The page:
"Annual actual air emissions" means the actual, measured or estimated quantity of a substance being emitted to the atmosphere from a source during a specific calendar year. The terminology of "annual actual" does not necessarily mean that the value has been measured. An estimated value can be, and is often, used to determine the annual actual air emissions. Annual actual air emissions are simply meant to capture a representative emission rate for the specific inventory year for the industrial operation (for the specific source and substance). Annual actual air emissions are to be reported in tonnes/year.

"Normal air emissions" means the rate at which a substance is emitted to the atmosphere from a source under normal operating conditions. Normal air emissions are intended to capture the usual, average or typical air emission rate for the specific source and substance, as determined during normal (usual, average or typical) operating conditions. Normal air emissions are only required for release points and are to be reported in tonnes/day.

"Maximum air emissions" means the maximum rate at which a substance is emitted to the atmosphere from a source, factoring in emission limits, equipment specifications, or other relevant information. The maximum emission rate is to be determined using the applicable emission and operating limits set out in the industrial operation’s EPEA approval terms and conditions. Maximum air emissions are intended to capture the maximum air emission rate allowed (but not upset or emergency limits) or (when no limit is specified) the maximum emission rate the source could potentially emit (based on normal maximum design or emission capability). Maximum air emissions are only required for release points and are to be reported in kilograms/hour.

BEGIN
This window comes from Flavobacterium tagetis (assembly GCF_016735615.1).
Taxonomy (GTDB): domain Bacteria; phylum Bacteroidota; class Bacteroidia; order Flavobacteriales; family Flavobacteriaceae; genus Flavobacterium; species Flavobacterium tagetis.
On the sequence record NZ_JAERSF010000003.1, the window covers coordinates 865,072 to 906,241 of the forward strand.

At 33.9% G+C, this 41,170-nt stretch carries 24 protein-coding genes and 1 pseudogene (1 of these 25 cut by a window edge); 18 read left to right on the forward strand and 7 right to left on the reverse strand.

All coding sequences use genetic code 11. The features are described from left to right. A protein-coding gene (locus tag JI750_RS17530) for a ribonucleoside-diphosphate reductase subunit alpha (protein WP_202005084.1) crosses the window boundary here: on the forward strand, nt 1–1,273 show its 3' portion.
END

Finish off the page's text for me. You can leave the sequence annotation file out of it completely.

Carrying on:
Which documents are required for submission of Annual Emissions Inventory Reports?

Annual Emissions Inventory Reports include three components:

  • The completed Annual Emissions Inventory Report Form
  • The Quantification Methodology Document describing the inventory development and emission quantifications
  • The signed and dated Statement of Certification

When are Annual Emissions Inventory Reports due?

As specified in the AMD Reporting Chapter, completed Annual Emissions Inventory Reports are required to be submitted by September 30th of the reporting year (the year following the inventory year).

What is the difference between "inventory year" and "reporting year"?

The "inventory year" is the year to which the Annual Emissions Inventory is to cover. The first inventory year will cover the January 1 to December 31, 2018 calendar year and would need to be completed by September 30, 2019. The next annual inventory would cover the January 1 to December 31, 2019 calendar year and would need to be completed by September 30, 2020. Therefor, 2018 will be the first inventory year for the first Annual Emissions Inventory Report.

The "reporting year" is the year during which the Annual Emissions Inventory Report is being prepared and will be submitted (by September 30). The reporting year is the year following the inventory year. The person responsible will not typically prepare the Annual Emissions Inventory Report until after January 1 of the reporting year, as it will need to cover all of the inventory year. The first Annual Emissions Inventory Report will cover the 2018 inventory year and would therefore be prepared sometime after January 1, 2019. The first reporting year would therefore be 2019.

 

Page Information

Updated: Apr 11, 2018